Another example is if the programme wants to process a file, possibly decode or decrypt data. Rather than decoding or decrypting each time the programme launches, the app can do it once and keep the result in the cache. If the programme needs to refresh its cache, it could check the file’s validity.

Because Android can erase temporary files when a device’s storage is limited, the app shouldn’t rely on them being present. It merely re-downloads the data or processes the files again, creating fresh ones in its cache.

The app data directory allows apps to store files permanently. Unlike the cache directory, this is for app-owned files. Since Android can delete cache files without telling the app, users can safely delete them using the “Clear Cache” button!

This can assist fix problematic apps by forcing them to recreate their temporary files, giving them a fresh start. This usually fixes the issue if the problem was with a temporary or cached file.

Tap on “Storage” or “Storage & Cache”, depending on Android version and OEM skin, to find the Clear Cache button.

Clearing the cache also frees up storage space. If you are low on internal storage, deleting all cached data can assist.


When is it okay to force stop an app?

Attempting to force stop an app often prompts a confirmation message cautioning, “If you force stop an app, it may misbehave.” Ironically, the need to force stop arises precisely because the app is already misbehaving, and the operating system has yet to intervene effectively.

Under normal circumstances, well-functioning apps smoothly transition from one activity to the next as users engage with them. Once the user closes the app, the operating system efficiently removes it from memory, recognizing it’s no longer needed.

However, certain apps, such as weather or messaging apps like WhatsApp, may continue running in the background and reappear when prompted. Yet, when issues arise, these apps can exhibit problematic behavior like lagging, freezing, crashing, constant restarts, failure to open, or a combination of unpredictable actions.

In such scenarios, force-stopping a misbehaving app proves useful. This action terminates all current processes associated with the app, preventing it from accessing its cache files. With the app unable to interact with device resources, it ceases to exhibit erratic behavior, providing a temporary solution to the misbehavior.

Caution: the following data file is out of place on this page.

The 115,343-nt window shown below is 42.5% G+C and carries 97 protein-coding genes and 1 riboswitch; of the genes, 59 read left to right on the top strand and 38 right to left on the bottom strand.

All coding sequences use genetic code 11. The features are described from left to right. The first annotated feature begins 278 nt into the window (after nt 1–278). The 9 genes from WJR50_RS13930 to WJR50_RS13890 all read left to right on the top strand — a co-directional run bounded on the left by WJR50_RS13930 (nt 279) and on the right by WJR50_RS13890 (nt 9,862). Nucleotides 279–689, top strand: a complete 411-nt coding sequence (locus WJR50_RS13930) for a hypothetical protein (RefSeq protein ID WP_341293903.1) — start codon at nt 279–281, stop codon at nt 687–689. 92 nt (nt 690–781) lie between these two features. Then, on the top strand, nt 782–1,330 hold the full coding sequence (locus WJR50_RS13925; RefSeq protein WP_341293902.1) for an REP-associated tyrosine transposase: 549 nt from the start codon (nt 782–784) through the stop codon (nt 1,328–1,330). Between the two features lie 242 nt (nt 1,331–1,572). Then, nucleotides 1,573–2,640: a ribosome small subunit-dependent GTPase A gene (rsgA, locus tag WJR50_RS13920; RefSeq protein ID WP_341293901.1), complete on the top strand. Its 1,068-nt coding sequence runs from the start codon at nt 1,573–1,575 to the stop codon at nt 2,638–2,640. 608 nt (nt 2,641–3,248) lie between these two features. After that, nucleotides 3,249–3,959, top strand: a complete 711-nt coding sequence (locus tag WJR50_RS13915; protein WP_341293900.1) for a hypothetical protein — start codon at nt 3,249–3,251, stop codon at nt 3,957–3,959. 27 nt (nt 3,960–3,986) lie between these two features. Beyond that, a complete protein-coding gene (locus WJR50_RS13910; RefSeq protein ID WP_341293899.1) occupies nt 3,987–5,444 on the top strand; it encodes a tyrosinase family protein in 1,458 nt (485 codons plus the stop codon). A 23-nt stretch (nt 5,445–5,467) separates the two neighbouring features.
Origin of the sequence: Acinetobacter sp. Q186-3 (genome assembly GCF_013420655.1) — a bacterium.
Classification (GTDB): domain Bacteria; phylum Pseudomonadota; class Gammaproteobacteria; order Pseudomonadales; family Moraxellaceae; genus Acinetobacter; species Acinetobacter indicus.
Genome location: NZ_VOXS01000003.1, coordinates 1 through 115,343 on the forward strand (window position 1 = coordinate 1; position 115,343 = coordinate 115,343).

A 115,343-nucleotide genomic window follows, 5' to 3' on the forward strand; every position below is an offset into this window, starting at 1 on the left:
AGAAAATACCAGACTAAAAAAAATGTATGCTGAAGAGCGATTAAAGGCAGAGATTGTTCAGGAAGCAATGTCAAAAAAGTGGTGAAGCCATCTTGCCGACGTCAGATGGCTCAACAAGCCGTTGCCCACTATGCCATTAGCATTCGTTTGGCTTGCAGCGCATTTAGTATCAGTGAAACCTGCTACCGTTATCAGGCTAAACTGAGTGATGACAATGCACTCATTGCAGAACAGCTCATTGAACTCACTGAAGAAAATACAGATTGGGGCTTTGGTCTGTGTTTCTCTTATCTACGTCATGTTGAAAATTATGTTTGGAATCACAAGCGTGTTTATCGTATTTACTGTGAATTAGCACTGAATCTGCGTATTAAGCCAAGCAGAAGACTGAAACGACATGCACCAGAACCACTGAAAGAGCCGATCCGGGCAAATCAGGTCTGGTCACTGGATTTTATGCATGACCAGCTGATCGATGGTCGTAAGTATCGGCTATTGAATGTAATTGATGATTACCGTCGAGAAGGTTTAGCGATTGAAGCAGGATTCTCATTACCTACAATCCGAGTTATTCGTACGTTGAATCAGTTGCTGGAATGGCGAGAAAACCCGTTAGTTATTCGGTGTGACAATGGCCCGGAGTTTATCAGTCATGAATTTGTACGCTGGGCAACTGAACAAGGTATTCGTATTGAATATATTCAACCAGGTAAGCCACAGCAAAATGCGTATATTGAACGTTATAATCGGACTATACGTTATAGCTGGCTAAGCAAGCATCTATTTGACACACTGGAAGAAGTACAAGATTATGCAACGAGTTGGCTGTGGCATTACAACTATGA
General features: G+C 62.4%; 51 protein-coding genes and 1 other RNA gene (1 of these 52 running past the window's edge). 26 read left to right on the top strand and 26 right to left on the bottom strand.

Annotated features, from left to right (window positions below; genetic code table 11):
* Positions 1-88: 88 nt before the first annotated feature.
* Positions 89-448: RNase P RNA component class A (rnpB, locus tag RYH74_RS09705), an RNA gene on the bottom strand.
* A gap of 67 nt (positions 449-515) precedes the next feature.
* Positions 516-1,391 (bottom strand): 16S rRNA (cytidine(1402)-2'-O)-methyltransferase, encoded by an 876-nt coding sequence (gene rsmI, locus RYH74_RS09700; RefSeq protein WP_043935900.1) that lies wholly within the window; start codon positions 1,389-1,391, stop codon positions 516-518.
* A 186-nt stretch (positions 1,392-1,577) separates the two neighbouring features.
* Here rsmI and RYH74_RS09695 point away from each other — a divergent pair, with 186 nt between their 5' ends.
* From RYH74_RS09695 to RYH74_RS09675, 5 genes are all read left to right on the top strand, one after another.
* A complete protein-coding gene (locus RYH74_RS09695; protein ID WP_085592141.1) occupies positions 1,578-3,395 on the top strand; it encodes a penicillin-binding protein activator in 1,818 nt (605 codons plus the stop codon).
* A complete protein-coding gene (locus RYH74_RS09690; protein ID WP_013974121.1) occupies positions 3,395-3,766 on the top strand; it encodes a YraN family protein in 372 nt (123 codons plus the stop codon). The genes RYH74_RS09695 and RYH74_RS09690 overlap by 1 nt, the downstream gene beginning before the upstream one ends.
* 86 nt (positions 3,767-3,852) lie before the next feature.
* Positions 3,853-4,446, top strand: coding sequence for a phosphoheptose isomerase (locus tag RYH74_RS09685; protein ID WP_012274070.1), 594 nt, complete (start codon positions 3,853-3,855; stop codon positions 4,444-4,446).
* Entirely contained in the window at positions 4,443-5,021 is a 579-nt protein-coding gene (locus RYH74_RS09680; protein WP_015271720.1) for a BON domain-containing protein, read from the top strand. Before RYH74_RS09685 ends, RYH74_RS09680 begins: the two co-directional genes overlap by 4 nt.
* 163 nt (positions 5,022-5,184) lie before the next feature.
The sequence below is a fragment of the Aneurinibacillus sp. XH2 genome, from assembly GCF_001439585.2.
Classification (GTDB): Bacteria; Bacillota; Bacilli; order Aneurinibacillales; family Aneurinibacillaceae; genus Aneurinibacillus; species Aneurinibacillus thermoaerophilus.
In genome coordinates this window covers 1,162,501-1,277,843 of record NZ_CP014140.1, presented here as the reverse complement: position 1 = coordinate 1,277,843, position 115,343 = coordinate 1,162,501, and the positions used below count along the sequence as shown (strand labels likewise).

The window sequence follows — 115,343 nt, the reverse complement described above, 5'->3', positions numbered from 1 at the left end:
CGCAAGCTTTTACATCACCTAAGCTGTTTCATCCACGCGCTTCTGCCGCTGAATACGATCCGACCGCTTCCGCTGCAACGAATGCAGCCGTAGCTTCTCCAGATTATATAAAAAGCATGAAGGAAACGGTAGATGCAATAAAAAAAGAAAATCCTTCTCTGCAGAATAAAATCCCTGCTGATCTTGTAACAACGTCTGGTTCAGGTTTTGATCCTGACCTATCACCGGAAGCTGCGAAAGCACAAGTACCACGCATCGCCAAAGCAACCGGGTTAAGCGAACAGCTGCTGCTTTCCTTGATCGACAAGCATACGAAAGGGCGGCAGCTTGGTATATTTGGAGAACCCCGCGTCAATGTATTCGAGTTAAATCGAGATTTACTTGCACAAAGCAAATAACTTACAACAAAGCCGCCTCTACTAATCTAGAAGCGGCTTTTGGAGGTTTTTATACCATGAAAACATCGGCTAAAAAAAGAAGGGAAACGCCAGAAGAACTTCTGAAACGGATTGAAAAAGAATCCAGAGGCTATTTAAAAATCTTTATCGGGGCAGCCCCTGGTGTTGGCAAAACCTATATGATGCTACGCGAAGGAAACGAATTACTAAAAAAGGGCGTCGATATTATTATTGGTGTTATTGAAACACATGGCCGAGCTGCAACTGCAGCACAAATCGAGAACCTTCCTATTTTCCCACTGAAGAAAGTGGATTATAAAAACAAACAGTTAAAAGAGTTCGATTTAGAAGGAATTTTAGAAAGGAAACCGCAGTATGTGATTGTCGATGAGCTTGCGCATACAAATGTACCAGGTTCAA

Will I lose data if I force stop an app?

While force-stopping a misbehaving app can often resolve problems, it’s crucial to exercise caution before hitting that button. Consideration is necessary, especially if you’re engaged in essential tasks, as force-stopping may lead to the loss of any unsaved data in the program.

For instance, imagine you’re immersed in a game, and the app suddenly crashes. Opting for the Force Stop button to address the issue might result in the loss of recent game progress. This occurs because the progress couldn’t be saved to the app directory or cache files before closing the program.

A simple alternative to avoid this potential loss is patience. Waiting for a brief period can be an effective strategy. Excessive RAM usage, especially in scenarios like playing a graphics-intensive game on a mid-range phone, may cause the device to stall. Waiting for a few minutes can often unfreeze the device without the risk of losing progress, providing a straightforward solution without resorting to force-stopping.

Can I force stop all apps at once on Android?

While there are apps on the Play Store designed to terminate and force stop multiple apps simultaneously, it is advisable to exercise caution. Instead of resorting to these third-party “app killers,” consider reviewing the list of apps in your phone’s settings. Opt for force stopping only those apps that you are certain you do not need. This approach is preferable to relying on external applications from the Play Store, ensuring a more controlled and personalized management of your device’s apps.

How do I disable an app that cannot be disabled?

To determine whether the option to disable an app is accessible or grayed out, you can inspect your device’s settings. However, it’s important to note that the disable option may not be available for certain apps.

In instances where you need to disable an app, especially a system app that lacks the disable option, resorting to rooting your device might be necessary. It’s crucial to acknowledge the potential risks associated with this action, including the possibility of voiding your phone’s warranty and rendering it unusable. Proceeding with rooting requires careful consideration of these potential consequences.

Is disabling an app the same as uninstalling it?

Distinguishing Between Disabling and Removing Apps on Android

Disabling an app on Android varies from completely removing it.

To disable an app, you remove it from both the app drawer and the home screen. However, the software still resides in the phone’s memory, occupying space. To reactivate it, simply enable it in your phone’s app settings.

On the other hand, uninstalling an app results in its complete removal from your smartphone, freeing up the occupied space. To use the app again, you must reinstall it.

Conclusion: Navigating App Management on Android

In the case of user-installed software, you should use force stop rather than disabling. Disabling is not suggested for apps that are so often used. Despite the fact that you may uninstall unwanted bloatware (pre-installed software), don’t do it for essential system apps.

Rather than disabling an app on a mobile phone, it is best to force it to stop it, as disabling it is a step closer to removing the app from the phone entirely. In the event that an app is disabled, it will no longer get updates from the Play Store.